Nineteenth Century Prose

With the arrival of romanticism, the nineteenth century prose reached a new stage and became for the first time a literary norm of its own. The essay of this time became highly personal and often whimsical. They also contained the wanderings of the writer’s tastes and likes and dislikes. In this way, we notice the growth of familiar essays which represented another aspect of the romantic exploration of personality.



Samuel Butler

He is a great Victorian satirist. His famous work Erewhon is a satire on the Victorian concept of morality, religion, duty and social ideas. His attacks on the manners and customs of English people of the Victorian period, in particular, were orthodox and very much conventional in their belief.

He does this by presenting an imaginary country which is cut off from the world by high mountains. He describes strange manners, things and ideas of this imaginary land and its people. If the people of Erewhon are sick, ugly or so, they are thought to be criminals and are taken to prison. If somebody commits a crime, he is sent to the hospital for the treatment instead of in the prison for punishment. Machines are not allowed there because they are thought to be dangerous. Butler aims to satirize the contemporary society and its foolish ideas through such unusual descriptions.

William Hazlitt

He is more vigorous and less mannered essayist than Lamb. He was a plain speaker who brought to the English Essay a new kind of life and commitment. The range of subjects of his essays is greater than Lamb. He develops a fast-moving, hard-hitting prose, which is called literary-colloquial English. His major work was literary criticism. He wrote Characters of Shakespeare’s plays, Lectures on the English poets, English Comic Writers and so on.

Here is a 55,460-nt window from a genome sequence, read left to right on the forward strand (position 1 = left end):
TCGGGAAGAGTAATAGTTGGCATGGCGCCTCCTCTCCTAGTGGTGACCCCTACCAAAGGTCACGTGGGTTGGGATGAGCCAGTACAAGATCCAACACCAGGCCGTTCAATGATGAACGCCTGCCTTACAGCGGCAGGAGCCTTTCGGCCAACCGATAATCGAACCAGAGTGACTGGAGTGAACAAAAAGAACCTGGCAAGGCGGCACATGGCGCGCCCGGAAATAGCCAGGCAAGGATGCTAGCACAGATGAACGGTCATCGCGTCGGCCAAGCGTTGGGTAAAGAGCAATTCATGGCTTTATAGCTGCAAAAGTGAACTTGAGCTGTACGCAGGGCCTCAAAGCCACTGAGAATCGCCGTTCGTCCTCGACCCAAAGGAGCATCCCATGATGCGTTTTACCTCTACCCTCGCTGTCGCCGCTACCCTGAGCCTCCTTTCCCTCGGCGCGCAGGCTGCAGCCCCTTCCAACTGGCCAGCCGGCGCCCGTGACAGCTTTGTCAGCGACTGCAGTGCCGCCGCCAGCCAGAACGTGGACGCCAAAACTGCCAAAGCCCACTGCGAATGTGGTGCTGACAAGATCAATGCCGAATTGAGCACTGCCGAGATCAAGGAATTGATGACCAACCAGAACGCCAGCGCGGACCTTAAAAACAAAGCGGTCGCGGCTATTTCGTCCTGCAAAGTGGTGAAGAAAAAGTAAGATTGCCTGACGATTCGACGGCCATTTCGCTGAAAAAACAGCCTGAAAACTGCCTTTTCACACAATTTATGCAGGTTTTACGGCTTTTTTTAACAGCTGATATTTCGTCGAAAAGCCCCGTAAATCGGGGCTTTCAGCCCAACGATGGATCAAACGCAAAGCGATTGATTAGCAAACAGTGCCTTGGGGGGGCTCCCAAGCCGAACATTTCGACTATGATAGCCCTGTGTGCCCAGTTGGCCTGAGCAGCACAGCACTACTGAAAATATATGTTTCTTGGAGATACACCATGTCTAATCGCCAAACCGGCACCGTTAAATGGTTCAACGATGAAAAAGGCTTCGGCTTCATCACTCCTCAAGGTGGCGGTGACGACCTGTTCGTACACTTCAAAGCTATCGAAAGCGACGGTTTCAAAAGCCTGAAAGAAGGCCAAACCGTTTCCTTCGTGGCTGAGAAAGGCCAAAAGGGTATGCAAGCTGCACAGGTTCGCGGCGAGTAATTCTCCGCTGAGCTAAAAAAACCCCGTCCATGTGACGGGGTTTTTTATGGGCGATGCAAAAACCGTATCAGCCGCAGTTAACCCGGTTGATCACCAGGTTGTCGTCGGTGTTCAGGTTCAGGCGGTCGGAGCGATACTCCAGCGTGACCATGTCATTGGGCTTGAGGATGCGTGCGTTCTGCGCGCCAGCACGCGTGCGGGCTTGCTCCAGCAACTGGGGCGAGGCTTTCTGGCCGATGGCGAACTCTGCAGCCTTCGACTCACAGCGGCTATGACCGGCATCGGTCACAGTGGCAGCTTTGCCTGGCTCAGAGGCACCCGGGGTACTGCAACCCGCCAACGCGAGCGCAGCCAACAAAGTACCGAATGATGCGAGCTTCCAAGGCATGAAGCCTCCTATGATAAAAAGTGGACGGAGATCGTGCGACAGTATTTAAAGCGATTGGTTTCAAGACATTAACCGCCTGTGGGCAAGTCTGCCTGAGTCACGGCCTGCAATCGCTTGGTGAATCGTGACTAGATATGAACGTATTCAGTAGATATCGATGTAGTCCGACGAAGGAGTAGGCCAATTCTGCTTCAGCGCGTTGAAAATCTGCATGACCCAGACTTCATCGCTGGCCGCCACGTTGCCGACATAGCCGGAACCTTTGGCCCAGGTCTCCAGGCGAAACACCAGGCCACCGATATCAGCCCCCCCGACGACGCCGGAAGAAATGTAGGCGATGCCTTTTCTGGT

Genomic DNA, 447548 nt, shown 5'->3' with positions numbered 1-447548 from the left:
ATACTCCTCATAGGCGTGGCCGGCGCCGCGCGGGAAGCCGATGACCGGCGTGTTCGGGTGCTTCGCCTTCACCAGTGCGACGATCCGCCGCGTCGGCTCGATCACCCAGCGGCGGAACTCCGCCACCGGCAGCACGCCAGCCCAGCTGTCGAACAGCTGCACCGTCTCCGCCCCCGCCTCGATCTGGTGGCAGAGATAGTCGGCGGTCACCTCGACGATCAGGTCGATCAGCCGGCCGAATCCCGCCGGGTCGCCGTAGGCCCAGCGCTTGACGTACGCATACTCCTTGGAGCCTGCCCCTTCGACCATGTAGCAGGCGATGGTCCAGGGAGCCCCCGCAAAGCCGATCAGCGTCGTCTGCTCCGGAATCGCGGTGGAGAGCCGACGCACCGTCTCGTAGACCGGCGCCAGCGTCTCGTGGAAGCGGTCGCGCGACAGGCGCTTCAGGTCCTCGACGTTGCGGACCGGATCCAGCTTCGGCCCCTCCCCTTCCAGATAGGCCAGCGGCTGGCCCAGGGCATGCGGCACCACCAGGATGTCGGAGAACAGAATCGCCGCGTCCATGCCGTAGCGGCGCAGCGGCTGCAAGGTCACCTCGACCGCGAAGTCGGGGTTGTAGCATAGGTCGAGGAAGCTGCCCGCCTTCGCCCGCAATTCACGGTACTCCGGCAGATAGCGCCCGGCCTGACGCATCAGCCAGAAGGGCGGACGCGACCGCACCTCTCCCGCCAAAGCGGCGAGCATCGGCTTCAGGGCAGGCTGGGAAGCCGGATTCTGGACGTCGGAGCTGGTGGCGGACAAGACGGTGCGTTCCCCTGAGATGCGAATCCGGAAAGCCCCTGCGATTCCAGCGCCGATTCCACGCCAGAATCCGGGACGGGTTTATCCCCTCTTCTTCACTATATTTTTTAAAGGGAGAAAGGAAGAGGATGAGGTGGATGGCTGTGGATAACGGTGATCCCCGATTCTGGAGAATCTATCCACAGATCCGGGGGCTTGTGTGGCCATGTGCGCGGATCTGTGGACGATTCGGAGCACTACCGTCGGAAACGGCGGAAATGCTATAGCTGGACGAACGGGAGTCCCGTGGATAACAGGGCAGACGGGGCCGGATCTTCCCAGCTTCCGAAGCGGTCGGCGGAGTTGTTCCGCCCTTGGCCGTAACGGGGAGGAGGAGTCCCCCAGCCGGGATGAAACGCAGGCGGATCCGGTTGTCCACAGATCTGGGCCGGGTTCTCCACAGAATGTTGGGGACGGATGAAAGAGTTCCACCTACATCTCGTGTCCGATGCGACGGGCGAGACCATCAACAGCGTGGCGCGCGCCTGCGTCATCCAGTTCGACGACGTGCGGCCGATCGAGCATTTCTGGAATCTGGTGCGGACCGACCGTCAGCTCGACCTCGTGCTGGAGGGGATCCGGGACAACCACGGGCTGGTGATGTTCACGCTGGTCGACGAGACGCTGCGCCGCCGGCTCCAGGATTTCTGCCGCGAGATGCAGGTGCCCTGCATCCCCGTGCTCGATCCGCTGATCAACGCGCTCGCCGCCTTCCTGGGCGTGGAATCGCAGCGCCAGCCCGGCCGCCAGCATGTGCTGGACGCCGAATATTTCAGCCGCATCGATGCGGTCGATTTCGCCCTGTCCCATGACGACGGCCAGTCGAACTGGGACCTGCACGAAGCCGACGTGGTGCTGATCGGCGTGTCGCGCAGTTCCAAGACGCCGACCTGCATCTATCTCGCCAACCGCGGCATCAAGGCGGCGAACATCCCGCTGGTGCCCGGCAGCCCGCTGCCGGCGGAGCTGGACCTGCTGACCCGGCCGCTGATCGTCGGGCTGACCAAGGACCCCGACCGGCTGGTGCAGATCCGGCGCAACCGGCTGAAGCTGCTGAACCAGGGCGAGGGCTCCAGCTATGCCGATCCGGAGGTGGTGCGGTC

Thomas De Quincey

De Quincey was a manner less and angry person, but he was a good prose writer. His autobiographical essay Confessions of an English Opium Eater made him famous. The essay tells the story and the dream of his early life. He also describes how he began to take opium to reduce his pain and anxiety. He could write essays both in plain and ornamented language according to the subject of the essay. He has written many essays on various subjects. His Reminiscences of the English Lake Poets contain some good chapters on Wordsworth and Coleridge.

Thomas Carlyle

He was a selfish and unenthusiastic personality who hardly listened to others. His style was forceful and violent. His guiding aims in his life were truth, work and courage. One of his famous works is Sartor Resartus [The Tailor Repaired]. The first part of it deals with his Clothe Philosophy that all human arrangements are like clothes and do not last long. The second part is an autobiography of Carlyle himself.

Charles Robert Darwin & Alfred Russell Wallace

Darwin’s popularity as a prose writer was mainly because of his scientific writing, which was the result of his long, continuous study and enquiries. After twenty years of his hard study he wrote his famous book The Origin of Species which contains facts about the nature and surroundings of plants and animals. Alfred Russell Wallace wrote an essay about natural selection and sent it to Darwin. Both of these great men shared the same ideas at the same time. The most important book of Darwin is The Descent of Man. It deals with the origin of the human race. But Wallace did not agree with the ideas expressed in this work.

John Ruskin

He was a student of art so his prose work is mainly concerned with art. He argued that morality was very essential quality of a good painter. In Modern Painters he appreciated the paintings of some modern artist like Turner. He supported the Gothic style of architecture in The Seven Lamps of Architecture. He felt very angry when the industrial development ruined the natural beauty of the countryside. The beauty that he desired has been described in his works in a rich ornamented language of the Bible. Some of his later works are related with economics and education.